In Myanmar and Colombia, citizen-protestors not only endured physical coercion, but also symbolic violence. Using their control of the media, these authoritarian regimes attempted to translate their power into symbolic forms that legitimize their brutality against the very citizens they were supposed to protect.

The symbolic violence they exert on the protestors include popularising the belief that the citizen-protestors were violent and disruptive terrorists seeking to destroy the “peace “and “stability” the regime sought to bring about.

For example, the official newspaper in Myanmar, the "Global New Light of Myanmar", offered little sense of the political protests and upheavals that were actually happening in the country.

Instead, it reported prices of mangoes and summer crops, and news of military hospitals providing healthcare to citizens. It published photographs and news of celebrities, medical doctors and teachers supportive of the civil disobedience movement charged for attempting to “deteriorate peace and stability” and “intentionally committing incitement”. It labelled the CRPH, formed by the deposed elected representatives in the November 2020 elections, as an “illegal parallel government”.

Despite the fact that there were many peaceful and creative protests all over the country, the Global New Light of Myanmar’s limited coverage of the portrayed the civil disobedience movement as “rioters”, “terrorists” and “violent thugs” bent on “acts of sabotage in accordance with the methods of terrorist groups”, such as using homemade bombs and petrol bottles to attack public buildings, police stations and even monasteries.

At the same time, the Myanmar and the Colombian regimes tried to keep their brutality under wraps by silencing citizens who attempt to circulate and share information and videos on social media through “strategic” internet disruptions that saw heightened police repression when the internet was disrupted and clamping down on people’s social media accounts.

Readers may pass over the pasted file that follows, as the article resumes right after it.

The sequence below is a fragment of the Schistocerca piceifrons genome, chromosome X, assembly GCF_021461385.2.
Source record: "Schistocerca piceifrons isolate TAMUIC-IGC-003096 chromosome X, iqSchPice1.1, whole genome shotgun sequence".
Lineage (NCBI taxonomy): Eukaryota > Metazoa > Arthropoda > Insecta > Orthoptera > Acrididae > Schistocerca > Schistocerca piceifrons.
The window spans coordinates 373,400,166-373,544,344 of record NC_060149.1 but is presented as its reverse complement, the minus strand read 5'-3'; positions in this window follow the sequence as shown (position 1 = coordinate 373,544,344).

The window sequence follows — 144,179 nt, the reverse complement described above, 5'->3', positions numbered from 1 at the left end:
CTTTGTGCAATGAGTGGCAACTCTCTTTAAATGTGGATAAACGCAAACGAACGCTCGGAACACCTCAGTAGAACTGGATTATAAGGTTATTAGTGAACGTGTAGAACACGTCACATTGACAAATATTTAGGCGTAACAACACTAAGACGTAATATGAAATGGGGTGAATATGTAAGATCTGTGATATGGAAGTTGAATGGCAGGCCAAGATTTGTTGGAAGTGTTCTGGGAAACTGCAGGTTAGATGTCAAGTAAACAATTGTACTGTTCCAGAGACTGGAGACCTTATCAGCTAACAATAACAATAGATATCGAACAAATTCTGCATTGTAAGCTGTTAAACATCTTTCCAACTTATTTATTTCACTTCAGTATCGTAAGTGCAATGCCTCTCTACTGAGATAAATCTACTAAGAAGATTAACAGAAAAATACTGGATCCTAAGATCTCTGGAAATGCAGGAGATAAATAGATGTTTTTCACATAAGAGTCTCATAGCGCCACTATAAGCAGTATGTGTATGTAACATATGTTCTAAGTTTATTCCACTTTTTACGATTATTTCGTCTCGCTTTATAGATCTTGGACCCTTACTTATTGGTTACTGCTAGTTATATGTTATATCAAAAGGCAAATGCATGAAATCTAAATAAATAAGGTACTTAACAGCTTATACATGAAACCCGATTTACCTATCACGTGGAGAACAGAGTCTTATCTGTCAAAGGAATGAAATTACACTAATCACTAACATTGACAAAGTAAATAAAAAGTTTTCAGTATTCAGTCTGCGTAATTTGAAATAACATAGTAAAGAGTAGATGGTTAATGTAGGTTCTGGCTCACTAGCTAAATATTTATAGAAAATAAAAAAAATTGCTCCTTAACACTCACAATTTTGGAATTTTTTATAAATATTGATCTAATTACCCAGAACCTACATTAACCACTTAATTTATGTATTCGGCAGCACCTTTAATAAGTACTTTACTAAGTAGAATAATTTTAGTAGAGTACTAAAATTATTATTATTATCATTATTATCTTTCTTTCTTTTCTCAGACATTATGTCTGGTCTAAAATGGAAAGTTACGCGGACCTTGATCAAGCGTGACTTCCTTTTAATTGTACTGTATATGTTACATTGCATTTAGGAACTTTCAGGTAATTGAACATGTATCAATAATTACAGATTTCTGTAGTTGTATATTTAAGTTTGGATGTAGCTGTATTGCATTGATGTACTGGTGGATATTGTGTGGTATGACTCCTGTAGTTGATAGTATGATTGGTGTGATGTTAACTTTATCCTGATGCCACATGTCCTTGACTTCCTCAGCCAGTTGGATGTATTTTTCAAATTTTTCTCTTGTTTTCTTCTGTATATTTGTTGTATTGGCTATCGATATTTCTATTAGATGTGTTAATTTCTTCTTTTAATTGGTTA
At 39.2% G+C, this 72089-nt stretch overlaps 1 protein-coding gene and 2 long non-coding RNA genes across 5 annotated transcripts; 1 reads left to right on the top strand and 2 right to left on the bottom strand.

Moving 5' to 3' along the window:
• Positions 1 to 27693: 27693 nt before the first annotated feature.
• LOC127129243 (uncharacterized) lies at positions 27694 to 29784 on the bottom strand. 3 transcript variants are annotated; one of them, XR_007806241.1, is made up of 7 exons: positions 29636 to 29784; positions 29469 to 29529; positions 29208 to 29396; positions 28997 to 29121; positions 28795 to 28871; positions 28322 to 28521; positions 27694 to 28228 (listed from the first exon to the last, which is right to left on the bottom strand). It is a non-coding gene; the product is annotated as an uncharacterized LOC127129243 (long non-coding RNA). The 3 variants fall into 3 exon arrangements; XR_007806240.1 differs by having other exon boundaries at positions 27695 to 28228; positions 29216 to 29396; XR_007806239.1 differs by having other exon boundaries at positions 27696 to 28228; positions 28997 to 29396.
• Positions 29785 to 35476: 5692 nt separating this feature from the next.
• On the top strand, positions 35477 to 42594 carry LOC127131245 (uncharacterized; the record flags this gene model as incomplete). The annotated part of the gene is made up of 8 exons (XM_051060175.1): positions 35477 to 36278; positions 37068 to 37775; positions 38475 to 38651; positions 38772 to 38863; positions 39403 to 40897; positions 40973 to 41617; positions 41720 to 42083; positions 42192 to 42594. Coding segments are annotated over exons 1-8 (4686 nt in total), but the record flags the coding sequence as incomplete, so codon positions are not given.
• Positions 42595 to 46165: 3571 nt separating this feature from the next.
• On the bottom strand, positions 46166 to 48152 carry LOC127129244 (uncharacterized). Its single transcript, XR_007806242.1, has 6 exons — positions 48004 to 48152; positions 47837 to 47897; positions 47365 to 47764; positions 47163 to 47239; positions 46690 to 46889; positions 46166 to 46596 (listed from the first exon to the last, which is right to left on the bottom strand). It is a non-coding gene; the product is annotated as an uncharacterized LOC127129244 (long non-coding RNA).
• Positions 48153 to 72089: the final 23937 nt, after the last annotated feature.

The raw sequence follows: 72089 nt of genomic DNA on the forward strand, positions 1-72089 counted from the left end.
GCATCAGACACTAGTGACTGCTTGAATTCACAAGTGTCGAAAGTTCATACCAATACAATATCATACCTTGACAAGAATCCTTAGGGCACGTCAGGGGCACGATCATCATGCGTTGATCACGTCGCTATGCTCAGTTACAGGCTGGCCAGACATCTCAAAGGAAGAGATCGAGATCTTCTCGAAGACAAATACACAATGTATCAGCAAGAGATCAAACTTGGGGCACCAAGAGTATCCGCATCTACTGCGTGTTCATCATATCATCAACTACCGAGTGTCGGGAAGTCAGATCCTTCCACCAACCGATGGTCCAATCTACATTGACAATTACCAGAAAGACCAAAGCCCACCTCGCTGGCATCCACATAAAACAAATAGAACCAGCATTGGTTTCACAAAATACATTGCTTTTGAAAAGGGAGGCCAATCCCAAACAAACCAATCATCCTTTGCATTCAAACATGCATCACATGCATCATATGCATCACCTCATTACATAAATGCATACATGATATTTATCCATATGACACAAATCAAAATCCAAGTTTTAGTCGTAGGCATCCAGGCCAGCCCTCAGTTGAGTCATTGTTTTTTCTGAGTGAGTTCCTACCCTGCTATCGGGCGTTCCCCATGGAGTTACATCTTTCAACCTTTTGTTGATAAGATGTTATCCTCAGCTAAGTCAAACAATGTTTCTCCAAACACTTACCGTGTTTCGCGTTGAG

Images from the May Day protest. Photo: Supplied/ Liyun Wendy Choo

What the two authoritarian regimes are attempting to do is to use their symbolic capital and resources to transform people’s perceptions of the protests and to re-define history.

Naming the protestors as terrorists, rioters and thugs discredits the individuals and groups that participated in the protests and legitimizes the regime’s use of violence. It also justifies the many young people and children the regime killed as necessary collateral damage.

Will the protests by Myanmar and Colombian migrants in New Zealand change the situation in Myanmar and Colombia, or lead to the immediate downfall of the two repressive regimes?

Probably not,but it will at least allow the rest of the world to hear the suppressed voices of the protestors in Myanmar and Colombia, and to know what is really happening in these two countries, not just what the regime wants the world to know.

I urge all New Zealanders to support Myanmar and Colombian citizens in their symbolic struggle against the repressive regimes by sharing news about what is really happening in the two countries and to help fund their cause. To support Myanmar’s democracy, you can donate here: Myanmar Fight Back for Democracy – UnionAID.

Opinions expressed in this article are those of the author

- Asia Media Centre